Vuk Stambolic, PhD

Signal transduction and cancer: regulation of cellular proliferation, survival and apoptosis

Signal transduction is a cascade of molecular events orchestrated within individual cells in response to various stimuli. Cellular transformation, an early step in tumourigenesis, is almost exclusively caused by malfunction of signal transduction pathways. Immediate cellular environment including metabolic, mitogenic and positional clues, activity of various modifier genes, as well as selective pressure for tumour growth, profoundly affect cellular signalling throughput and play key roles in cancer initiation, progression and metastasis.

Our laboratory is interested in studying cancer-related signal transduction and its effects on cellular growth, survival and apoptosis. Our primary interest is the PI3K signalling pathway, which has been implicated in the etiology of multiple human malignancies. For instance, PI3K (PIK3A) is a potent oncogene whose mutations are often found in colon, breast, brain and lung cancers, whereas PTEN, a gene whose protein product directly counteracts PI3K activity, is one of the most frequently mutated tumour suppressor genes in a variety of human cancers.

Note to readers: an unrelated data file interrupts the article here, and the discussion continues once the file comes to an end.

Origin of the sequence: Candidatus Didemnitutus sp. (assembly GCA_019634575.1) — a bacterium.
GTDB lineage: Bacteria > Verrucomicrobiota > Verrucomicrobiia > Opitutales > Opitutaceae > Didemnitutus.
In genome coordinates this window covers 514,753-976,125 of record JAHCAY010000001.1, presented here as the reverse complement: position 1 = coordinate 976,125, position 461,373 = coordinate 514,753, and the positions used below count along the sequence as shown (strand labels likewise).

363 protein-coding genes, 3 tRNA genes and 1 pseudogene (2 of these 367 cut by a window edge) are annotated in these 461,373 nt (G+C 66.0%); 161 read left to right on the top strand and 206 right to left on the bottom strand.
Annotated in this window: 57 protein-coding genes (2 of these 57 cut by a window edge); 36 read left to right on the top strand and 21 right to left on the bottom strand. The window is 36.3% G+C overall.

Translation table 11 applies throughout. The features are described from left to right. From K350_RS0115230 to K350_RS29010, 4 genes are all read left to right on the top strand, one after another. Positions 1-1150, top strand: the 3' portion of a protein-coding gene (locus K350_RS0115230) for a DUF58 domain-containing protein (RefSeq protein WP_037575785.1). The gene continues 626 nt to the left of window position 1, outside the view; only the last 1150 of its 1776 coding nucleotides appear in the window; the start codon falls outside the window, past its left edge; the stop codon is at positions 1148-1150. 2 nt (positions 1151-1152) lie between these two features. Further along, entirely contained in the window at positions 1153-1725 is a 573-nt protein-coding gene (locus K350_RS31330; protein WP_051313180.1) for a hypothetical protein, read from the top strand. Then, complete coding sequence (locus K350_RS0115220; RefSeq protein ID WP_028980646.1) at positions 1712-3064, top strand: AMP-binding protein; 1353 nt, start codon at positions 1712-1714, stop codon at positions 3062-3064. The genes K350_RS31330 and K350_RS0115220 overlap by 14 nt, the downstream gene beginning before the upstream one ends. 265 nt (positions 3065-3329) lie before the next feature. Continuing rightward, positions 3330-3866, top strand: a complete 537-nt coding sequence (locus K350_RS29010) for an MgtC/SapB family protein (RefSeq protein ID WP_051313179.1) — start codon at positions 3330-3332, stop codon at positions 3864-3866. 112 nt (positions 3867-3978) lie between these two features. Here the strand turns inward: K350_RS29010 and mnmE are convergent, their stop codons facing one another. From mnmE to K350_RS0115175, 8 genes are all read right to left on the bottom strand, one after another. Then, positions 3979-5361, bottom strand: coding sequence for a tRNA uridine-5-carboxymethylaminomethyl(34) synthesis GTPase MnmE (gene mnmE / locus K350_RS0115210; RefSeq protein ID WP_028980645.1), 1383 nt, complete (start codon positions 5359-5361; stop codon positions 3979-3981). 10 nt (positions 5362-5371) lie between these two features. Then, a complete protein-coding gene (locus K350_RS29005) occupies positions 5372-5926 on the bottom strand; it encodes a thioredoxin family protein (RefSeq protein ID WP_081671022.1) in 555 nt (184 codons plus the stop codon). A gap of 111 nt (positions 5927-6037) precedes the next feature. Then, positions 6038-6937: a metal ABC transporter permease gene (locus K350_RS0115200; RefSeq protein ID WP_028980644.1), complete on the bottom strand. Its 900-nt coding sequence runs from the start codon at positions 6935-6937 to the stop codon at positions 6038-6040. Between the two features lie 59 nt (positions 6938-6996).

Our previous research in this area included characterization of the physiological function of PTEN, as well as development of several animal model systems that were highly informative in characterizing the role of 3PI signalling in tumourigenesis and regulation of cell growth and size. More recently, we have become interested in the relevance of subcellular localization of pathway components as an additional regulatory input into 3PI signalling and have described the importance of compartmentalization of certain pathway components for proper signal propagation.

Focusing on the mechanistic relationship between key signalling molecules within the PI3K pathway, our current interests include examination of modes of PTEN regulation, prioritization of PKB/Akt substrates relevant to tumourigenesis and characterization of Rheb, a small GTPase and a downstream target of this pathway. Using proteomic and genomic approaches, as well as other modern molecular and cell biology techniques, our work aims to provide a thorough understanding of molecular mechanisms of signal transduction and may lead to the development of effective therapeutic strategies for treatment of cancer.

For a list of Dr. Stambolic's publications, please visit PubMed, Scopus or ORCID.

Associate Professor, Department of Medical Biophysics, University of Toronto‚Äč